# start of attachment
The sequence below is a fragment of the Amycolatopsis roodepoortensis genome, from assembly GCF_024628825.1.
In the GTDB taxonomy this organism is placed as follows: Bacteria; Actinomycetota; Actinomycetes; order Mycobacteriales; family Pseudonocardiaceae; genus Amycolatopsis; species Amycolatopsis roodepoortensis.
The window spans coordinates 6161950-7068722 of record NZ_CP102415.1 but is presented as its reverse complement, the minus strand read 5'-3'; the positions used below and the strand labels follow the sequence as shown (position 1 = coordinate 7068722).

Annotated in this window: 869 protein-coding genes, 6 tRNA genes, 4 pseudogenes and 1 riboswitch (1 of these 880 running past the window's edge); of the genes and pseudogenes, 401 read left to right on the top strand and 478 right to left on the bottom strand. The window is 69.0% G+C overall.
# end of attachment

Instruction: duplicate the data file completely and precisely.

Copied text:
The sequence below is a fragment of the Amycolatopsis roodepoortensis genome, from assembly GCF_024628825.1.
In the GTDB taxonomy this organism is placed as follows: Bacteria; Actinomycetota; Actinomycetes; order Mycobacteriales; family Pseudonocardiaceae; genus Amycolatopsis; species Amycolatopsis roodepoortensis.
The window spans coordinates 6161950-7068722 of record NZ_CP102415.1 but is presented as its reverse complement, the minus strand read 5'-3'; the positions used below and the strand labels follow the sequence as shown (position 1 = coordinate 7068722).

Annotated in this window: 869 protein-coding genes, 6 tRNA genes, 4 pseudogenes and 1 riboswitch (1 of these 880 running past the window's edge); of the genes and pseudogenes, 401 read left to right on the top strand and 478 right to left on the bottom strand. The window is 69.0% G+C overall.